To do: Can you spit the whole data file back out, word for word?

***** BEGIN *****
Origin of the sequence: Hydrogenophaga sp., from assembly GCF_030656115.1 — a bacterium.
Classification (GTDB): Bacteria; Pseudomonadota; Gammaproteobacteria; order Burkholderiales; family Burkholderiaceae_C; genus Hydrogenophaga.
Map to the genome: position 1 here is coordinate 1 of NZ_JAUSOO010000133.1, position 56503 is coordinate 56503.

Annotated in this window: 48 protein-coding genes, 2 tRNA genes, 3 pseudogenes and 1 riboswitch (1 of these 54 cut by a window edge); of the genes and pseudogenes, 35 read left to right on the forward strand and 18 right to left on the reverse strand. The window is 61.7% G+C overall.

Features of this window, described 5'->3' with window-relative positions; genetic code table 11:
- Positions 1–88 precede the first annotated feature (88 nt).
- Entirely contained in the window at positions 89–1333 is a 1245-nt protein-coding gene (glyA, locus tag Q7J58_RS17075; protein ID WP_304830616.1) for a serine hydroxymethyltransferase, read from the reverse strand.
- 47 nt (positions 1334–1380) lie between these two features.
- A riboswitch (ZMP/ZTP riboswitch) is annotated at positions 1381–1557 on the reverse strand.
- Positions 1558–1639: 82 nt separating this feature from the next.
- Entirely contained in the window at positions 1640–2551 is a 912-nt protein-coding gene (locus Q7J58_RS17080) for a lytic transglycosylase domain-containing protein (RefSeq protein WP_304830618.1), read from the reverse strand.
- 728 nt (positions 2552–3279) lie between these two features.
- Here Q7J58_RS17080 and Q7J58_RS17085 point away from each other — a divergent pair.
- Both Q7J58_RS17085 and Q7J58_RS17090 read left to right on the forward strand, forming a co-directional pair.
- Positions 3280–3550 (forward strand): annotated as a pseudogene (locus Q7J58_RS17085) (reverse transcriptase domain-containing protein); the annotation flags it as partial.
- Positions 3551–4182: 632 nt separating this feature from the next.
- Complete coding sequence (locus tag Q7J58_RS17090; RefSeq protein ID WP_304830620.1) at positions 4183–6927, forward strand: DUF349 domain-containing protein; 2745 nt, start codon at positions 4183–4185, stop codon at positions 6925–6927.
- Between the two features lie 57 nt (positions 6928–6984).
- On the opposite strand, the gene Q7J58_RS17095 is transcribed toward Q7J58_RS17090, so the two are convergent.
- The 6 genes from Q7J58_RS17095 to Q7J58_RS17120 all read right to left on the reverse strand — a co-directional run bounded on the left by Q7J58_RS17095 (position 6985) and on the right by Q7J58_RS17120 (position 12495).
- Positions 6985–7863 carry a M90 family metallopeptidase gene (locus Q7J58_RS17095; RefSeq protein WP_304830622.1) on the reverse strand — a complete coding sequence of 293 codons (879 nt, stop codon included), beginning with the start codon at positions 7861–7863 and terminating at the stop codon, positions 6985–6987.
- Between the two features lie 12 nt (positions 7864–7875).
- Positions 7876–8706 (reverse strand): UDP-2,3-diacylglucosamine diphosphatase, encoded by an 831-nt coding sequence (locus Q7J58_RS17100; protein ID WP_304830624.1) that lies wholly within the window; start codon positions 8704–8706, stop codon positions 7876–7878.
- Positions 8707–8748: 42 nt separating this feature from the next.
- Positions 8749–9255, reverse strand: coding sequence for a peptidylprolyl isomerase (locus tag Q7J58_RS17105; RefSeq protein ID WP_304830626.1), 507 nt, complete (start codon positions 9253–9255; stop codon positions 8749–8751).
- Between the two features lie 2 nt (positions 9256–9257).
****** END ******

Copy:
Origin of the sequence: Hydrogenophaga sp., from assembly GCF_030656115.1 — a bacterium.
Classification (GTDB): Bacteria; Pseudomonadota; Gammaproteobacteria; order Burkholderiales; family Burkholderiaceae_C; genus Hydrogenophaga.
Map to the genome: position 1 here is coordinate 1 of NZ_JAUSOO010000133.1, position 56503 is coordinate 56503.

Annotated in this window: 48 protein-coding genes, 2 tRNA genes, 3 pseudogenes and 1 riboswitch (1 of these 54 cut by a window edge); of the genes and pseudogenes, 35 read left to right on the forward strand and 18 right to left on the reverse strand. The window is 61.7% G+C overall.

Features of this window, described 5'->3' with window-relative positions; genetic code table 11:
- Positions 1–88 precede the first annotated feature (88 nt).
- Entirely contained in the window at positions 89–1333 is a 1245-nt protein-coding gene (glyA, locus tag Q7J58_RS17075; protein ID WP_304830616.1) for a serine hydroxymethyltransferase, read from the reverse strand.
- 47 nt (positions 1334–1380) lie between these two features.
- A riboswitch (ZMP/ZTP riboswitch) is annotated at positions 1381–1557 on the reverse strand.
- Positions 1558–1639: 82 nt separating this feature from the next.
- Entirely contained in the window at positions 1640–2551 is a 912-nt protein-coding gene (locus Q7J58_RS17080) for a lytic transglycosylase domain-containing protein (RefSeq protein WP_304830618.1), read from the reverse strand.
- 728 nt (positions 2552–3279) lie between these two features.
- Here Q7J58_RS17080 and Q7J58_RS17085 point away from each other — a divergent pair.
- Both Q7J58_RS17085 and Q7J58_RS17090 read left to right on the forward strand, forming a co-directional pair.
- Positions 3280–3550 (forward strand): annotated as a pseudogene (locus Q7J58_RS17085) (reverse transcriptase domain-containing protein); the annotation flags it as partial.
- Positions 3551–4182: 632 nt separating this feature from the next.
- Complete coding sequence (locus tag Q7J58_RS17090; RefSeq protein ID WP_304830620.1) at positions 4183–6927, forward strand: DUF349 domain-containing protein; 2745 nt, start codon at positions 4183–4185, stop codon at positions 6925–6927.
- Between the two features lie 57 nt (positions 6928–6984).
- On the opposite strand, the gene Q7J58_RS17095 is transcribed toward Q7J58_RS17090, so the two are convergent.
- The 6 genes from Q7J58_RS17095 to Q7J58_RS17120 all read right to left on the reverse strand — a co-directional run bounded on the left by Q7J58_RS17095 (position 6985) and on the right by Q7J58_RS17120 (position 12495).
- Positions 6985–7863 carry a M90 family metallopeptidase gene (locus Q7J58_RS17095; RefSeq protein WP_304830622.1) on the reverse strand — a complete coding sequence of 293 codons (879 nt, stop codon included), beginning with the start codon at positions 7861–7863 and terminating at the stop codon, positions 6985–6987.
- Between the two features lie 12 nt (positions 7864–7875).
- Positions 7876–8706 (reverse strand): UDP-2,3-diacylglucosamine diphosphatase, encoded by an 831-nt coding sequence (locus Q7J58_RS17100; protein ID WP_304830624.1) that lies wholly within the window; start codon positions 8704–8706, stop codon positions 7876–7878.
- Positions 8707–8748: 42 nt separating this feature from the next.
- Positions 8749–9255, reverse strand: coding sequence for a peptidylprolyl isomerase (locus tag Q7J58_RS17105; RefSeq protein ID WP_304830626.1), 507 nt, complete (start codon positions 9253–9255; stop codon positions 8749–8751).
- Between the two features lie 2 nt (positions 9256–9257).